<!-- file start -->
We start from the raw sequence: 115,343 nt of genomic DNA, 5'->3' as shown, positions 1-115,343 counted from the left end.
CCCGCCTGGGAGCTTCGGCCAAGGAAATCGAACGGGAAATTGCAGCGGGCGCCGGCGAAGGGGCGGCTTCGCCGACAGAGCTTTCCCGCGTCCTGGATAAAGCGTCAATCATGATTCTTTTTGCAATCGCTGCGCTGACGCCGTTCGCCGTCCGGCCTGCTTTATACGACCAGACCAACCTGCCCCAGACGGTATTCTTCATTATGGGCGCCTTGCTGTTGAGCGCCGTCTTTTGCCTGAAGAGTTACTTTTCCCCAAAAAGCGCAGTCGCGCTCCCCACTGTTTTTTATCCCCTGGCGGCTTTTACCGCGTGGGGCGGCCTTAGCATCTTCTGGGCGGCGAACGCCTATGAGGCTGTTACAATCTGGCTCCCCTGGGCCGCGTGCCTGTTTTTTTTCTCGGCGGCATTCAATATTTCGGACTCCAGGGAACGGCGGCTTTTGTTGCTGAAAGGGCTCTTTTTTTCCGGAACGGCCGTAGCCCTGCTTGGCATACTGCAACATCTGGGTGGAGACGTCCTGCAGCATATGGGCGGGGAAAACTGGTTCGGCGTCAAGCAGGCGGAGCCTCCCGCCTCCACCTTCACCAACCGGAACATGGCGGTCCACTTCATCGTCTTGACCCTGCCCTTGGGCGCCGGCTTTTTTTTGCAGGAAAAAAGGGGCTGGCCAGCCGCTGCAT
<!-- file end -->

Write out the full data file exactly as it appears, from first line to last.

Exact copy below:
We start from the raw sequence: 115,343 nt of genomic DNA, 5'->3' as shown, positions 1-115,343 counted from the left end.
CCCGCCTGGGAGCTTCGGCCAAGGAAATCGAACGGGAAATTGCAGCGGGCGCCGGCGAAGGGGCGGCTTCGCCGACAGAGCTTTCCCGCGTCCTGGATAAAGCGTCAATCATGATTCTTTTTGCAATCGCTGCGCTGACGCCGTTCGCCGTCCGGCCTGCTTTATACGACCAGACCAACCTGCCCCAGACGGTATTCTTCATTATGGGCGCCTTGCTGTTGAGCGCCGTCTTTTGCCTGAAGAGTTACTTTTCCCCAAAAAGCGCAGTCGCGCTCCCCACTGTTTTTTATCCCCTGGCGGCTTTTACCGCGTGGGGCGGCCTTAGCATCTTCTGGGCGGCGAACGCCTATGAGGCTGTTACAATCTGGCTCCCCTGGGCCGCGTGCCTGTTTTTTTTCTCGGCGGCATTCAATATTTCGGACTCCAGGGAACGGCGGCTTTTGTTGCTGAAAGGGCTCTTTTTTTCCGGAACGGCCGTAGCCCTGCTTGGCATACTGCAACATCTGGGTGGAGACGTCCTGCAGCATATGGGCGGGGAAAACTGGTTCGGCGTCAAGCAGGCGGAGCCTCCCGCCTCCACCTTCACCAACCGGAACATGGCGGTCCACTTCATCGTCTTGACCCTGCCCTTGGGCGCCGGCTTTTTTTTGCAGGAAAAAAGGGGCTGGCCAGCCGCTGCAT